Somewhere: Wanderlust and Long-Distance Love

If you’re a traveller at heart, I think it is very important to grasp opportunities to go to new places, experience different things, meet interesting people, and develop a diverse worldview. Because I’m open to newness and difference, I have can make interesting connections. Getting out into the world and challenging myself is an important part of who I am and how I want to live my life. If you have a desire to travel, for any reason: studying, working, holidaying, au-pairing, volunteering, teaching a language, living with a host family, couchsurfing, befriending, etc., I think you should act on it. I’m a firm believer in travel as an influencer on our personal learning, growth, and development. Especially if you have a healthy and loving support network encouraging you. If your friends and family are positive and supporting your choices, you have a resource money can’t buy. Thinking about travelling somewhere? Have people who are acting as a great support network? Eager to learn? I say go for it.

But, hang on? What about those with wanderlust who are in love?

Being in a different city, province, state, region, country, continent, or even the other hemisphere can be very difficult. When you love someone, you want to be with them. You want to share your life with them while hearing about and contributing to theirs. You want to laugh, learn, and grow with them as much as you possibly can.

Due to the nature of relationships—wanting to be with someone in the long term—many people think long-distance-relationships (LDRs), are extremely difficult, if not impossible. I’ve been told that if I go to another country and my partner stays behind, I’m ‘abandoning’ them. I’ve been told that if I love someone, I will ‘wait for them’ and be physically present in their lives. I’ve been called ‘selfish’ to my face by a past partner who didn’t communicate his objections about travelling until I’d already left Canada and was halfway through my year studying abroad in Scotland.

Well, to those negative comments and more, I rebuttal with my current partner’s own words. He has always said, semi-jokingly and semi-seriously, that I have ‘itchy feet’. He’s not commenting on the state of my socks, but on my desire to travel. He thinks I have a love affair with travelling. He isn’t wrong. And he is mature and respectful, understanding that, no matter where I go, our relationship, happiness, and wellness is always on my mind. He knows that the distance has zero effect on how much I love him and how available I am to listen, talk, write, and send support to him. No matter the distance between us, we are in a transparent committed long-term relationship and we love each other. Full stop. He would never ask me to remain in Scotland, just like I would never demand he come with me to Italy.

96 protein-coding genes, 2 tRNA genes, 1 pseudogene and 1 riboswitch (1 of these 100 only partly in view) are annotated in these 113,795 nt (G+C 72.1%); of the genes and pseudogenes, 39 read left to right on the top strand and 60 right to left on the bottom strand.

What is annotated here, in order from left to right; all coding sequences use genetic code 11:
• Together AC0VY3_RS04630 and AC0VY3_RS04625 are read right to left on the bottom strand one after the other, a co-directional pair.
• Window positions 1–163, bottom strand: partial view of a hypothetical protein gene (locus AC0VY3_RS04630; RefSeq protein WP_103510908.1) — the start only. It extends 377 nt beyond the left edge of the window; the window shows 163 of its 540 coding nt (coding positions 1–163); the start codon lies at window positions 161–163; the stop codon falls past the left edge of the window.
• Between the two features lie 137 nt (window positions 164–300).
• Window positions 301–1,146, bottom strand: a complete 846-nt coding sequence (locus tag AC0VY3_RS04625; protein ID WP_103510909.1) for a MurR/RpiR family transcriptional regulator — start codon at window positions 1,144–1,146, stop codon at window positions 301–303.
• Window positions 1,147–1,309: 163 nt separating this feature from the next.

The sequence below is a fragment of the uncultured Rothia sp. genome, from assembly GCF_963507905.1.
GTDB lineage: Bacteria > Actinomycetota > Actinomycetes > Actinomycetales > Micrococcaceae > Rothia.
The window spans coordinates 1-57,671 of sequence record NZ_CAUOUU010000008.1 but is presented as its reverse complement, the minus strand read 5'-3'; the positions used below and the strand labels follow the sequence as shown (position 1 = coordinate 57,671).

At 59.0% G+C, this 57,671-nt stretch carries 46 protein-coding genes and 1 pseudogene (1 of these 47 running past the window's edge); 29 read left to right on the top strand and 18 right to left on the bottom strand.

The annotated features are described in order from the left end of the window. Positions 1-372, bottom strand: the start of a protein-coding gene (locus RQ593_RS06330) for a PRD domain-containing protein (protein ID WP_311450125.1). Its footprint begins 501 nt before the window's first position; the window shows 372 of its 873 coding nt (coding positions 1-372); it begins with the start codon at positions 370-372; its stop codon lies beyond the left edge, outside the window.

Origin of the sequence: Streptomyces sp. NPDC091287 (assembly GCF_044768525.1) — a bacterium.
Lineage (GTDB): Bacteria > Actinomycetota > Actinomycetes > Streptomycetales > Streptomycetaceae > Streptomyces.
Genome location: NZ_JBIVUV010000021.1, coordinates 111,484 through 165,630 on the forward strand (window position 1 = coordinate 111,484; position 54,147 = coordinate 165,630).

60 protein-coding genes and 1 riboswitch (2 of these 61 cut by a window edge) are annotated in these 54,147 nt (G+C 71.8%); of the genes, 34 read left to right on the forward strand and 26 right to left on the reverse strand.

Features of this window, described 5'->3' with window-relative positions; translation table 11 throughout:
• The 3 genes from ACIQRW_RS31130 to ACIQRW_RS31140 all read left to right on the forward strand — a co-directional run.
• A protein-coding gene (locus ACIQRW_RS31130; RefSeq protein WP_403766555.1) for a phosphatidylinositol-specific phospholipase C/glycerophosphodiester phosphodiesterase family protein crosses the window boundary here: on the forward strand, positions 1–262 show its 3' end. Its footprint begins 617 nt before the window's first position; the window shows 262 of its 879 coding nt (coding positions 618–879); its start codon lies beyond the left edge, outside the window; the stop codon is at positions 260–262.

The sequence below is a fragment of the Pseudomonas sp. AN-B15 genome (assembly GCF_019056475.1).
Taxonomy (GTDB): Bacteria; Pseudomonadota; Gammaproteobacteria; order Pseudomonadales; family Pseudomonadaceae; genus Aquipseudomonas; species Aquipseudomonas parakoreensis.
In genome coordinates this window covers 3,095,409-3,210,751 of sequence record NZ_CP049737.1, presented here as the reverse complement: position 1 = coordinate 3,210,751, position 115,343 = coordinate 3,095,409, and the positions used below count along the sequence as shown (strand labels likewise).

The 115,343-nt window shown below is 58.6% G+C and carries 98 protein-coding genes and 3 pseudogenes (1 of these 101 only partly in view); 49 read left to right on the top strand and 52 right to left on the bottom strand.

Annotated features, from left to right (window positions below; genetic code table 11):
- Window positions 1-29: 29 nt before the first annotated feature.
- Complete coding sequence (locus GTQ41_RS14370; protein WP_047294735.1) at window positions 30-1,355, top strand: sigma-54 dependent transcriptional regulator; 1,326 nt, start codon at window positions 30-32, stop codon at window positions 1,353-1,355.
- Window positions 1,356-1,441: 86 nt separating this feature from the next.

To keep our communications flowing and be loving, healthy, attentive partners, we purposefully make time to connect. We Skype between two and five times a week, watch films and then discuss them, use whatsapp and snapchat to instantly send text, image, audio, and video messages via our mobile phones, and we share memes, articles, webcomics, art and music to keep each other laughing, informed, smiling, and dancing. Well, I’m dancing, I can promise you that.

For Valentine’s Day yesterday, we planned to have dinner together and chat, just like we cook and eat dinner together on ‘date nights’ when we are in the same city. And even though we got our times wrong and spent more time cooking then talking at first, we ended up chatting, laughing, and surfing the net together for over five hours. We only stopped because it was past my bedtime and I was starting to nod off! For Valentine’s Day, he created a personalized desktop background for me while I made him a playlist of music about my perspective on our journey to getting together.

Distance can be difficult to navigate, and being an active traveller and a committed partner is challenging. I don’t know what my partner is up to all the time, and he doesn’t experience new things with me. Sometimes we feel like our relationship is in stasis. That is why transparent communication is vital, so we both know where in the world each other are, how we are feeling, what we are up to, and where we will be off to next. We are living apart together (LAT), and so far, so good. We are keeping in touch, supporting each other, loving one another, and working through it together. That’s what our relationship is all about, whether I’m travelling or not.


2 thoughts on “Somewhere: Wanderlust and Long-Distance Love

  1. Pingback: Strength: Surviving a Cheating Long-term Partner | Sunflower Symposium

  2. Pingback: Somewhere: Travel and Dual Citizenship | Sunflower Symposium

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